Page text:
“Margate during a bank holiday, 1981.”
I can’t look at these poignant pictures of skinheads and punks in the U.K. around 1981 and not start humming “No Thugs in Our House” by XTC, which, as it happens, was recorded in late 1981.
You might imagine that the photographer, Derek Ridgers, was a compatriot of these young rebels, but that’s not the case. Ridgers had studied at the Ealing School of Art around 1970 (one of his fellow students there was one Farrokh Bulsara, a.k.a. Freddy Mercury), and in the 1970s Ridgers worked in advertising. In 1981 Ridgers turned 29 years old.
Says Ridgers of his becoming one of the first serious documenters of the skinhead scene: “It was pure beginner’s luck, helped by the photos being timely and available. And because of my advertising background, I had chutzpah and was fairly shameless in touting them around.”
In early ‘79 I was already engaged in what eventually turned out to be a lengthy photographic study of the New Romantics (though back then they were not known as such). I’d been documenting this nascent scene in the Soho nightclub ’Billy’s’ and, one evening, a group of about half-a-dozen skinheads turned up. They saw me taking photographs and one of them, a guy called Wally, asked me if I’d like to take some photos of them too. They seemed pretty friendly and not at all camera shy. I took a few snaps, we got talking and Wally suggested I go with the whole gang on one of their Bank Holiday jaunts to the seaside. That was what led, eventually, to five years of photographing skinheads. In those five years I got to know some of the skinheads quite well and liked many of them.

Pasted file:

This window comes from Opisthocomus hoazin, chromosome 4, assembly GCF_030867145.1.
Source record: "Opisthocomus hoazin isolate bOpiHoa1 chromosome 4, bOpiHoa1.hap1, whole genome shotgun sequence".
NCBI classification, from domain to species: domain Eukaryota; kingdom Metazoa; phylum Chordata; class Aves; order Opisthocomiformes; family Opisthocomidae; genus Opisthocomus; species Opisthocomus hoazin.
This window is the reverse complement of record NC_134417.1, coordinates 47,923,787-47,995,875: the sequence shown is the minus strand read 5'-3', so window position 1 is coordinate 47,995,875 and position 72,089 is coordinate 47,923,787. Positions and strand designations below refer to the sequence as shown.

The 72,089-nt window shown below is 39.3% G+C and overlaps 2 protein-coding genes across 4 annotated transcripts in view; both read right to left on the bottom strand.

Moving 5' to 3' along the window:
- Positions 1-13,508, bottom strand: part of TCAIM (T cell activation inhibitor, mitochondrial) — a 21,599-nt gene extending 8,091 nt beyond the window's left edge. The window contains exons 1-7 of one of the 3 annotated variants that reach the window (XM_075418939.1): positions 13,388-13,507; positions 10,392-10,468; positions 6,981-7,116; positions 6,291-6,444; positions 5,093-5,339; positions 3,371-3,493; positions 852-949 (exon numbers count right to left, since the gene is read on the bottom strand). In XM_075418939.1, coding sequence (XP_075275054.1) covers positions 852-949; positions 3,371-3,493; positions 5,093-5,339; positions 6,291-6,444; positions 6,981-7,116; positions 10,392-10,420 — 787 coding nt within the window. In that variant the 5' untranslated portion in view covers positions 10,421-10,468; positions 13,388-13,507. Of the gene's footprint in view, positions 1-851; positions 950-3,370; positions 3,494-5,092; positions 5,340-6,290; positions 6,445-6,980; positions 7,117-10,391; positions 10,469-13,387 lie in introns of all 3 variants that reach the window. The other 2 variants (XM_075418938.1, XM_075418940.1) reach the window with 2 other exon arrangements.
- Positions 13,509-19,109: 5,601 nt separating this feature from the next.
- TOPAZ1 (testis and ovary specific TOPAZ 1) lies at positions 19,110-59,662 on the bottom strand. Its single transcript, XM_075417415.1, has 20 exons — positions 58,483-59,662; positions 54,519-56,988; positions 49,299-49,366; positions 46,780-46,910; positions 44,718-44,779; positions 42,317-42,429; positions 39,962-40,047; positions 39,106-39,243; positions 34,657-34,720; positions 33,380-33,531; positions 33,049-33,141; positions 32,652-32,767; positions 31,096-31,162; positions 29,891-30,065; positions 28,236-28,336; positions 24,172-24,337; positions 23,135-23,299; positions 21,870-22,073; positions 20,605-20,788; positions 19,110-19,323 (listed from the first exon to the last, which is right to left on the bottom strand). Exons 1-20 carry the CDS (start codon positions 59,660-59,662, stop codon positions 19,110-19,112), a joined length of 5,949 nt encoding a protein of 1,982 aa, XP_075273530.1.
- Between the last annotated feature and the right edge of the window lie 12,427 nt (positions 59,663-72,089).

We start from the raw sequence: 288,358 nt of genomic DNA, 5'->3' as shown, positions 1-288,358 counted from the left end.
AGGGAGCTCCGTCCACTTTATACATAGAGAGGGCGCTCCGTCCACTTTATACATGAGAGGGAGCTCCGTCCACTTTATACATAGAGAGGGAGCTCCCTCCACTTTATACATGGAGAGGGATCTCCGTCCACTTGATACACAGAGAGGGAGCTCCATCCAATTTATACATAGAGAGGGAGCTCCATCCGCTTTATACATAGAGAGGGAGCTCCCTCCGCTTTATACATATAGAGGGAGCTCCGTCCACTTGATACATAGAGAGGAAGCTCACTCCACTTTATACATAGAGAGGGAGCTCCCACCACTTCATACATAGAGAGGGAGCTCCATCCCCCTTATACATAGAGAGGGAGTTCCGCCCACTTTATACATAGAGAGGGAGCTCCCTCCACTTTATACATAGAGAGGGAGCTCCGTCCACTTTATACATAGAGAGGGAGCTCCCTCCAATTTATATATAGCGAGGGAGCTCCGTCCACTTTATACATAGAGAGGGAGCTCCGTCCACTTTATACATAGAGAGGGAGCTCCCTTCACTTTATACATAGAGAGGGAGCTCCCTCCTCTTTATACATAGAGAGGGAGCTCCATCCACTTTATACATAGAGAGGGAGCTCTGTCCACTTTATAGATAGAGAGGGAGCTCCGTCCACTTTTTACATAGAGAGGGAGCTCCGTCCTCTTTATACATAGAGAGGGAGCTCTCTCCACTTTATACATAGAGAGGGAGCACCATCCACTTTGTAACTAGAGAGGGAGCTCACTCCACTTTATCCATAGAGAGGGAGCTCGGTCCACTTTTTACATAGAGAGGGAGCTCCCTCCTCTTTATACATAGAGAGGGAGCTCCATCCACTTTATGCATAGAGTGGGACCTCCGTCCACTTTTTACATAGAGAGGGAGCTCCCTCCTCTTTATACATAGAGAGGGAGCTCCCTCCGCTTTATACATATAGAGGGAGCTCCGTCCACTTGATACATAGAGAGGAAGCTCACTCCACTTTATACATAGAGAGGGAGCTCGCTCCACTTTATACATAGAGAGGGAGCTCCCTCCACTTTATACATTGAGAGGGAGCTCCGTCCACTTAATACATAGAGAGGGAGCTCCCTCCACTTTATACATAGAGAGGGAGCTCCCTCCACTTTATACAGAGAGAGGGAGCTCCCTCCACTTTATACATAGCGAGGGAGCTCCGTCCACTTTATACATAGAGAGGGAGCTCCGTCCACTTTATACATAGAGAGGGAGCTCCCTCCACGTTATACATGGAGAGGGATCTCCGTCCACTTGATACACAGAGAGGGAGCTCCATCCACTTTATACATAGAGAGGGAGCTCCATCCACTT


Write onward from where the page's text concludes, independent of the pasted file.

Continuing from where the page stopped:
Interestingly, Ridgers was so not one of them that he almost entirely misjudged the identity of his subjects. “I must have been pretty daft. At first I assumed that Wally and his friends were just dressing up as skinheads. I thought that they’d probably all come from art schools or fashion colleges and they were benign, skinhead revivalists. … I proved to be seriously misinformed.”
Ridgers’ new book Skinheads was released in September. The captions are Ridgers’ own and come from this gallery at the Guardian website.
“I entitled this photograph ‘Smiler’ since he’s got it written on his jacket. His real name was Wayne and his street name was Wally. In an email he informed me that he was 16 when I took this photograph in 1984.”
“Kevin, photographed next to The Last Resort shop in Goulston Street, 1981. “
“Two skinhead girls photographed on a bank holiday in Brighton (this is the image later used by Morrissey on the Your Arsenal tour).”
“Kate, left, and Lesley, Shoreditch, 1979. “
“Skinheads hanging around outside The Last Resort shop in Goulston Street, 1981.”
“This is John and Dave (gleaned simply from looking at their tattoos) in Chelsea in 1981.”
“Photographed in Billys, at 69 Dean Street, Soho 1979. This was my first encounter with any skinheads since the early 70s and Wally, the guy waving a fist, was the guy that persuaded me to hang out with them and take more photos.”
“Chelsea, March 1982.”
“Donna, Leicester Square, 1981.”
“Dawn, left, and Becky, photographed in Putney Railway Station, 1980.”
“Leicester Square, 1981.”
“Young skinhead photographed close to Carnaby Street in 1980.”